Another crew member working on one of his first films was stills photographer Michael Powell, who would go on to become on the England's leading directors. Powell recalled that Hitchcock detested Balfour and referred to her as "a piece of suburban obscenity", possibly because he had to hoped to make his next film with actress Anny Ondra.[6]

Perhaps to amuse himself during making a film he had little interest in, Hitchcock had cinematographer Jack E. Cox kill the lights whenever Powell attempted to take a photograph, plunging the set into darkness. Eventually, Hitchcock seems to have warmed to Powell and invited him to join Cox, Stannard ("the author of this dreadful film!") and himself at a nearby pub after the day's filming had been completed.[7]

Although the majority of scenes were filmed at Elstree Studios, the ship-based exteriors were filmed onboard a liner docked at Southampton.[8]

The film was completed by the end of June, just in time for the birth of Alma and Alfred's only child, Patricia, on July 7th.

Champagner (1929)

Shortly after completing Champagne, Balfour and a few of the other cast members made a second film for BIP and Austrian company Sascha-Film titled Champagner in Austria, Palace de Luxe in France and Bright Eyes in English-speaking countries. Despite the similarity in titles, the two films have little in common apart from the actors.[9]

Release & Reception

Wardour publicity poster

BIP's press book for the Champagne summarises the film...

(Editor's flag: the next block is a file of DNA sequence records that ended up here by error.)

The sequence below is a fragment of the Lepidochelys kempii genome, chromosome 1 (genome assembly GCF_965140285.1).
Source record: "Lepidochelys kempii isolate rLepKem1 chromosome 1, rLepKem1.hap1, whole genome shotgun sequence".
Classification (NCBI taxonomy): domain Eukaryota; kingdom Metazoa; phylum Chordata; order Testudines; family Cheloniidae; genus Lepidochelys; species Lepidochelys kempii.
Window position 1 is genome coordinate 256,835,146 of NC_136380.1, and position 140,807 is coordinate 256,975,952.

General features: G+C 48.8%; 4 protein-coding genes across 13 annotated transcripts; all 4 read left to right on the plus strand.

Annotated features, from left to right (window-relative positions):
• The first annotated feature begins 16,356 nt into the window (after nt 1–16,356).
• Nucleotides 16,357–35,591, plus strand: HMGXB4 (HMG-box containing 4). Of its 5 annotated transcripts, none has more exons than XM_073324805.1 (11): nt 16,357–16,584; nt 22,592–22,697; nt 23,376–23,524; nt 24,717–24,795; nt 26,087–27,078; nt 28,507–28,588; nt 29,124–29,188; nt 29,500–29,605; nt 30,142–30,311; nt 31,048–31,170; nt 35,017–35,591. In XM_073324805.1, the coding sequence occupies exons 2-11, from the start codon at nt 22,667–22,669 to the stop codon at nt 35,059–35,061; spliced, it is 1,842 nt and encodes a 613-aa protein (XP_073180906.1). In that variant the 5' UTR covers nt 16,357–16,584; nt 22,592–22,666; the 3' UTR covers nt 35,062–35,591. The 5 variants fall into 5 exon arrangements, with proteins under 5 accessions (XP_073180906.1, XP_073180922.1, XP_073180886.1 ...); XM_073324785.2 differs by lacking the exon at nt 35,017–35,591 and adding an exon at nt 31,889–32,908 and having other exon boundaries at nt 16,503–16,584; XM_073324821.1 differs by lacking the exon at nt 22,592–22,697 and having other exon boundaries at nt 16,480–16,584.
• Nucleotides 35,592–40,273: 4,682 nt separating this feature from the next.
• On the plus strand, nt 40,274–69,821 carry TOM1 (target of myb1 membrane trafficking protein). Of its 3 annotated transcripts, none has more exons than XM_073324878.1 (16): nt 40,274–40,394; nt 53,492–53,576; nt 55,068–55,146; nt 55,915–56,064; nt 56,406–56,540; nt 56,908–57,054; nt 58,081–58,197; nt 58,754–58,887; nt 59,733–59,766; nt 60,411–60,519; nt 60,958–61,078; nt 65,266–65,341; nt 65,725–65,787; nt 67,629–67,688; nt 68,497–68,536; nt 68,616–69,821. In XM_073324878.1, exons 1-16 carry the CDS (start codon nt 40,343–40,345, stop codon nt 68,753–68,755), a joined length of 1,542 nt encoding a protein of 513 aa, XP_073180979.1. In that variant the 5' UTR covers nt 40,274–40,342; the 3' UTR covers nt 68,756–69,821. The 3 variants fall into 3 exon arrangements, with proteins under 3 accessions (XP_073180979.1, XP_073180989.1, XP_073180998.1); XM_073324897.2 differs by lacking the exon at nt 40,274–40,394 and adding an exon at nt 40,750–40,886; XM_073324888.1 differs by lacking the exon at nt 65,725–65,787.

The story, as its title suggests, is of a light, frivolous, frothy character, interspersed with touches of tense drama, in which the star has every opportunity to display her wonderfully vivacious and appealing personality. It also provides the director with countless opportunities to demonstrate his remarkable ability, which has earned for him the reputation of being the premier British director and one of the finest in the world.[10]

The Manchester Guardian's review of the film noted that Balfour was playing an American, but "her director is Alfred Hitchcock, and so she is allowed to be the same delightful Betty who has so often been a light-hearted little Cockney".

The review in Variety was much less favourable: "The story is of the weakest, an excuse for covering 7,000 feet or harmless celluloid with legs and close-ups [...] the direction and the acting are dire."[11]

Preservation Status

As part of their "Save the Hitchcock 9" campaign, started in 2010, the British Film Institute undertook a full, if problematic, restoration of Champagne.

Analysis of the only surviving camera negative soon revealed it was a backup negative, comprised of the second best takes of each scene and likely used for export prints. All other surviving prints appeared to be derived from this negative, so the original British theatrical release seemingly no longer exists. Instead, the BFI based their restoration on the backup negative.[12][13]